Leon Henton Donahue
|Also Known As:||"Donohoe"|
|Birthplace:||Holyoke, Hampden, Massachusetts, United States|
|Death:||Died in France|
|Cause of death:||WWI, influenza|
|Place of Burial:||Gloucester, Essex, Massachusetts, United States|
|Occupation:||WWI Service: Priv 1st Class U.S.A.A.S S.S.U. 623, salesman|
|Managed by:||Jessica Marie German|
About Leon Henton Donahue
Title Memorial volume of the American field service in France, "Friends of France", 1914-1917 Editor James William Davenport Seymour Publisher American field service, 1921 Original from the University of California Digitized Jun 21, 2010 Length 261 pages Subjects World War, 1914-1918
LEON HENTON DONAHUE
Born September 22, 1895, in Holyoke, Massachusetts. Son of Archibald and Maude Donahue. Home, Gloucester, Massachusetts. Educated Gloucester High School, Classof 1916. Business, and Arkansas Law School, Little Rock, Arkansas. Joined American Field Service, September 13, 1917; attached Section Sixty-six, which became Section 623 U. S. A. Ambulance Service. Died of pneumonia, October 12, 1918, at ClermontFerrand. Buried American Cemetery, Clermont-Ferrand, Puy-de-Dome. Body transferred to Gloucester, Massachusetts.
Leon Donahue's mother writes of him: "Leon was gifted with an unusually happy disposition." And it is this quality which seems to have been one of the keynotes of his character. During his early days in the Gloucester High School his teachers always knew where to look for the source of any joke or amusing episode which transpired, and it was the principal himself who gave him the name of "Eternal Donahue" by which he was known throughout his school years. There was nothing the least bit malicious about his fun-making, nor did it prevent his winning the sincere respect and affection of his teachers and fellow students through his earnest work in the various school activities.
On completing his high school course, in June, 1916, he determined to go west and after visiting several cities he at last located in Little Rock, Arkansas. Here he obtained employment with The Wear Ever Aluminum Company and at the same time attended Arkansas Law School. He spent a busy and profitable winter, but in the following spring, when war with Germany seemed imminent, he wrote: "It looks like war and I feel as if I must come back and enlist from my own State. I can not keep my mind on work,— my thoughts are all of war." He returned to Gloucester, full of enthusiasm, to find that he could not pass the physical examination owing to the fact that he was under weight and of rather a frail constitution. After a heart-breaking summer in which he tried without success to enlist in various branches of the service, he was at last accepted as a volunteer in the American Field Service.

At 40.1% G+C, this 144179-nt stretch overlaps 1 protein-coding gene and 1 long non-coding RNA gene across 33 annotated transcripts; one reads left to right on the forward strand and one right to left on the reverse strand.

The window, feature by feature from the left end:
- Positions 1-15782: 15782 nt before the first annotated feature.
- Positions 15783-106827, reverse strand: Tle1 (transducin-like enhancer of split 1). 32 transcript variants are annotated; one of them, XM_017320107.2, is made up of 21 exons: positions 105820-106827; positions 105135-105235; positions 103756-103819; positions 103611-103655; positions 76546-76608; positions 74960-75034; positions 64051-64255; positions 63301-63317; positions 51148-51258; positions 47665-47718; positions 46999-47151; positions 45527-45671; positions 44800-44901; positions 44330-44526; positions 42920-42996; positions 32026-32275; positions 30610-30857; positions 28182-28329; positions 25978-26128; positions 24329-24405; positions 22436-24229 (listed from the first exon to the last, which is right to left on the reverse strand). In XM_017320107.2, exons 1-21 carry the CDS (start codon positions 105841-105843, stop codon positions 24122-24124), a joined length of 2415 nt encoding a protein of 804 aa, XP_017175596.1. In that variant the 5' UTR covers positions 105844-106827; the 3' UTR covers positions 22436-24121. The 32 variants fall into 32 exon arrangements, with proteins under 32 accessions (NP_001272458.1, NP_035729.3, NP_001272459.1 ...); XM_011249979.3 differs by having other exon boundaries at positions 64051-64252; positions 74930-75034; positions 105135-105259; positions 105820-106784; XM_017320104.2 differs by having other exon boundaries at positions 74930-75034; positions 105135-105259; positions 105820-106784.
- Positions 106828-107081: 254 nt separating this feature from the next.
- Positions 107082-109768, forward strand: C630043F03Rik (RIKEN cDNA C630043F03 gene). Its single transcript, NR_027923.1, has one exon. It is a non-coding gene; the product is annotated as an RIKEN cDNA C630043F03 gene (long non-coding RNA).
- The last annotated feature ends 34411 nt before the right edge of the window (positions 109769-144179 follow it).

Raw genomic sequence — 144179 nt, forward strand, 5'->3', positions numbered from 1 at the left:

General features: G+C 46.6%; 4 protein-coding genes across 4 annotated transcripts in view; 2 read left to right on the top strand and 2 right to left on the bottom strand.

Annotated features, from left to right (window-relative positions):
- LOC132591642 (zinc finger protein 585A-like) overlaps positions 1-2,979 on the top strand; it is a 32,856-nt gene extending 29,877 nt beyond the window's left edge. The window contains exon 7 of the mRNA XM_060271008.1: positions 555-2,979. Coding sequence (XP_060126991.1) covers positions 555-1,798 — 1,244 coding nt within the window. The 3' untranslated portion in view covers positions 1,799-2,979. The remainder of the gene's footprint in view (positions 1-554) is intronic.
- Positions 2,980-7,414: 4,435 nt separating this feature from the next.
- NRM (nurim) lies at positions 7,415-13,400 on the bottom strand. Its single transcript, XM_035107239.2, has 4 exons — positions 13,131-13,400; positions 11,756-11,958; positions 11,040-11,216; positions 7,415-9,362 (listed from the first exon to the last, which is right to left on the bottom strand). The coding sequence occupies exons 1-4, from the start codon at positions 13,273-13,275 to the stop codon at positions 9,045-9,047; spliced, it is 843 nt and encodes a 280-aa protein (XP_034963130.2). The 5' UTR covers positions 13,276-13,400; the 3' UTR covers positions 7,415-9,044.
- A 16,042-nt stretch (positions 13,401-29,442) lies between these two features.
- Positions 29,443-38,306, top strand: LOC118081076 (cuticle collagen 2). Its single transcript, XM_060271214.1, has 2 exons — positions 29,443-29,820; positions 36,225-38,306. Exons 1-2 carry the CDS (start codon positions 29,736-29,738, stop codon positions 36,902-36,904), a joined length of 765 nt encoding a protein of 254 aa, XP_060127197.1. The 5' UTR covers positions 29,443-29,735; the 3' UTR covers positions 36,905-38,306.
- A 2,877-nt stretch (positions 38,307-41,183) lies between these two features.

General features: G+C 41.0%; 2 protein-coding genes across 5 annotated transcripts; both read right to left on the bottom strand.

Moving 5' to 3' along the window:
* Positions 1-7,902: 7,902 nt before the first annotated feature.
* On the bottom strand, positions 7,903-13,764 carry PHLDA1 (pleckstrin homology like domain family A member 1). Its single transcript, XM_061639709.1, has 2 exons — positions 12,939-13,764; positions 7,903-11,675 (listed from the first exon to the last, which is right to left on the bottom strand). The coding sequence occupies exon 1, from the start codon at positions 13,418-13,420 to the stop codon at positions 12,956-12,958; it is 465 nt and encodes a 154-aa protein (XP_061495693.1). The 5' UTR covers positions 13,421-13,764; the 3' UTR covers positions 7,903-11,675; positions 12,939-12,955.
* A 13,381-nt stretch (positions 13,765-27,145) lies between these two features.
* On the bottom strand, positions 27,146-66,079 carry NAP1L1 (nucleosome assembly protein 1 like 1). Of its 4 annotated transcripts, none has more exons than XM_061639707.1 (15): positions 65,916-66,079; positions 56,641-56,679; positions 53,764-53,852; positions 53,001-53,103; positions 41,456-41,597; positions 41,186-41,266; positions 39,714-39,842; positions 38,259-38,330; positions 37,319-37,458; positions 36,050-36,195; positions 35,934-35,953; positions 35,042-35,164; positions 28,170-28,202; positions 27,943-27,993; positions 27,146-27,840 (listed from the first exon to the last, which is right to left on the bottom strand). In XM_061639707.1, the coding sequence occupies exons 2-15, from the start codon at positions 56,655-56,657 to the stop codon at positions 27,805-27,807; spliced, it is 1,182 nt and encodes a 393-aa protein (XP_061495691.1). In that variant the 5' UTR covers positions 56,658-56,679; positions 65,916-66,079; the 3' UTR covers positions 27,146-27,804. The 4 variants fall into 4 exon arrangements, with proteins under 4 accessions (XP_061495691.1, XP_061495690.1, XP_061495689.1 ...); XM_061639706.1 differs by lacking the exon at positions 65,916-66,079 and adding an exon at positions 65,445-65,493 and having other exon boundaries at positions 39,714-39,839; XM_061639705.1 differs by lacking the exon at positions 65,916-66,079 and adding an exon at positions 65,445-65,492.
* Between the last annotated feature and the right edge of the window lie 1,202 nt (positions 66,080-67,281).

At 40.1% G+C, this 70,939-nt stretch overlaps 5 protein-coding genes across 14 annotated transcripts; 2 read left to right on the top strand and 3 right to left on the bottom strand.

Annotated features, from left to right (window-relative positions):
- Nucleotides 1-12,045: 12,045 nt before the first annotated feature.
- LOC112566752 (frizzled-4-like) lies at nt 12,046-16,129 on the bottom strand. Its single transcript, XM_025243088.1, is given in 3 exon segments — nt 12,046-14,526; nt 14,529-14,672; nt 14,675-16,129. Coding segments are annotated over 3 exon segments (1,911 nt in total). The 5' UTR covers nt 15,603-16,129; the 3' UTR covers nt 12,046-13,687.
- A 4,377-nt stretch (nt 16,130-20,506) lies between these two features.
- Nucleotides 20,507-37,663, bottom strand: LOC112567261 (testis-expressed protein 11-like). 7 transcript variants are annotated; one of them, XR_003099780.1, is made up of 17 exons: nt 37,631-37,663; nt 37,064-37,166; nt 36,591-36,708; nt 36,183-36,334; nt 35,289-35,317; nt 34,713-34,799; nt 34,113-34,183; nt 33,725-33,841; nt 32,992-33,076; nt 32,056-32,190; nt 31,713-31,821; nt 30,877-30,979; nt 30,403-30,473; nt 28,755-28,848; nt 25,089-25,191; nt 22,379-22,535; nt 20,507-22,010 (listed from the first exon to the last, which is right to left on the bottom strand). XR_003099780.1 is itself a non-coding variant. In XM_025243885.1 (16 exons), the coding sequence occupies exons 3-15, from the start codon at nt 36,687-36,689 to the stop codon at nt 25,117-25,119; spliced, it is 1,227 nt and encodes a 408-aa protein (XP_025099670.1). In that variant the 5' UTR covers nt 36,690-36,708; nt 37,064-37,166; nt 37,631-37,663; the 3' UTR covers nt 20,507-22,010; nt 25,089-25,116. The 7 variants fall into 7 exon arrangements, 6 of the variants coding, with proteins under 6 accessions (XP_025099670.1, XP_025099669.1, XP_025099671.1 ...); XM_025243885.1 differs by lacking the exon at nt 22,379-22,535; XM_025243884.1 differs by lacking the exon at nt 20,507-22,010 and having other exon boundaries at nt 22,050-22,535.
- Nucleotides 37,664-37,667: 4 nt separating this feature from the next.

He arrived in Paris late in September, just as the Field Service was being taken over by the American Army, and enlisting in the U. S. Army Ambulance Service, was assigned to S. S. U. 623. With his Section he took an active part in the offensive on the Chemin des Dames during the fall and early winter of 1917, and in the defensive operations of the Aisne in the following spring. His unfailing good humor and general adaptability made him exceedingly popular with his comrades. As one of them wrote: "He could do anything from filling the cook's place, when needed, to entertaining us with his mandolin." And another said of his work: "I have often admired him for his courage, his straightforwardness, and the way he thought continually of those back home. Leon was manly to the core. I well remember how one day up near Soissons, he volunteered to go to a poste, the road leading to which was covered by German machine-gun fire, not to speak of artillery; also how another time he carried food to us up past places which were close to and in plain sight of the Germans."
During the course of the offensive in Champagne in September, 1918, he fell ill with influenza and was evacuated through various hospitals to Clermont-Ferrand. Here he died of pneumonia on October 12, 1918, and his body was buried in the army cemetery at that place. In his last letter home he wrote of some of his friends who had been killed in service: "It's sad to see so many of our fine young men giving up their lives, but we must expect to suffer as France and England have suffered, and are suffering now." It was in this spirit that he faced death, glad to take his share of the burden whatever it might be. And as one of his most intimate friends has said: "I hope when I die that I will leave behind me as clean a record as Leon's."